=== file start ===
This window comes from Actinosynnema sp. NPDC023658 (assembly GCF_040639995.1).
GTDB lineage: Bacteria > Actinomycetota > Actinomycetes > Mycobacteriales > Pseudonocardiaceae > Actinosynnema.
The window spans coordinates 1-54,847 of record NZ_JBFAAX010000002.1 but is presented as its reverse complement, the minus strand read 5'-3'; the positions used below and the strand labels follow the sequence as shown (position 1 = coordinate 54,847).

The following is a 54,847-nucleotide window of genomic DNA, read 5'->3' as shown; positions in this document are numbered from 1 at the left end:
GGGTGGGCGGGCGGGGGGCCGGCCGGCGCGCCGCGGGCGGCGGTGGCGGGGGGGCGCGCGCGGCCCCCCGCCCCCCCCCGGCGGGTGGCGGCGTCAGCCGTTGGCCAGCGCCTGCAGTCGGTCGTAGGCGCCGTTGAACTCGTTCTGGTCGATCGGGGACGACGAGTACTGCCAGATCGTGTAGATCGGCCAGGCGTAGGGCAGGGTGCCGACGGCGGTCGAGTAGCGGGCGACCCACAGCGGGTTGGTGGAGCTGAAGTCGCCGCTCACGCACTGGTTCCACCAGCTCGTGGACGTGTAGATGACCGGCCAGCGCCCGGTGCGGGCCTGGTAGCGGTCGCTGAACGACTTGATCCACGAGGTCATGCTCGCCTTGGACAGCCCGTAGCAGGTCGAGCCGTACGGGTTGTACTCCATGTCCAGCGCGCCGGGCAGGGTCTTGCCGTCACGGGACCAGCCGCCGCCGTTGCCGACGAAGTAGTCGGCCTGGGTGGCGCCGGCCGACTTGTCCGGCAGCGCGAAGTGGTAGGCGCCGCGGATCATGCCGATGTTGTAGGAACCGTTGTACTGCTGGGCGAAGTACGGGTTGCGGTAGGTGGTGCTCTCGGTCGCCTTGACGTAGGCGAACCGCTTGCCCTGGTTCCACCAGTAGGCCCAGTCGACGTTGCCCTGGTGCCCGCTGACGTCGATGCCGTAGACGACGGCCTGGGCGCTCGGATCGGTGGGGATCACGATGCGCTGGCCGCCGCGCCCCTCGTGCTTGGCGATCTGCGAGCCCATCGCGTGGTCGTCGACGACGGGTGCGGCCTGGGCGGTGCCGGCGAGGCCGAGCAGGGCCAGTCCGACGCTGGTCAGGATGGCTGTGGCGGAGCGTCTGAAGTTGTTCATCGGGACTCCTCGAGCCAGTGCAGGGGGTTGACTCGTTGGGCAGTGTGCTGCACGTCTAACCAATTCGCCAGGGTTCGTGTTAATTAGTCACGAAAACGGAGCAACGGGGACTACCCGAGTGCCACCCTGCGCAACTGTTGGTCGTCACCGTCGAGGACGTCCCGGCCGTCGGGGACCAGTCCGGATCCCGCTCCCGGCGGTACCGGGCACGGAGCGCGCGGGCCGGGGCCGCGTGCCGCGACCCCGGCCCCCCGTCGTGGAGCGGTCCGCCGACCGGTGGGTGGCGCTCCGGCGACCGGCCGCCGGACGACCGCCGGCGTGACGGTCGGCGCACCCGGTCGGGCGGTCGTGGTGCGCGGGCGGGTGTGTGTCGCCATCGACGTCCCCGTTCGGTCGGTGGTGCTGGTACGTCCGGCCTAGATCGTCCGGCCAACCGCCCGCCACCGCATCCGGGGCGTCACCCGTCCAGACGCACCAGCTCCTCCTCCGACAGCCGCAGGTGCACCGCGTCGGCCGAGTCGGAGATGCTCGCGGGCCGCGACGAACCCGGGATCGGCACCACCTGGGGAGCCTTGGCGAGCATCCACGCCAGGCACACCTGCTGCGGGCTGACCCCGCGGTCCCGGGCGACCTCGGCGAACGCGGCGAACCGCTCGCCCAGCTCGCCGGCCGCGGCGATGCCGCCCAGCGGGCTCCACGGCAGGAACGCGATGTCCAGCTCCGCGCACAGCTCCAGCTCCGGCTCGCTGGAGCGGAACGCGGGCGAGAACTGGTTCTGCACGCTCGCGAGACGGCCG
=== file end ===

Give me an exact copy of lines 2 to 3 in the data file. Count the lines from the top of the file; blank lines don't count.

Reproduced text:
GTDB lineage: Bacteria > Actinomycetota > Actinomycetes > Mycobacteriales > Pseudonocardiaceae > Actinosynnema.
The window spans coordinates 1-54,847 of record NZ_JBFAAX010000002.1 but is presented as its reverse complement, the minus strand read 5'-3'; the positions used below and the strand labels follow the sequence as shown (position 1 = coordinate 54,847).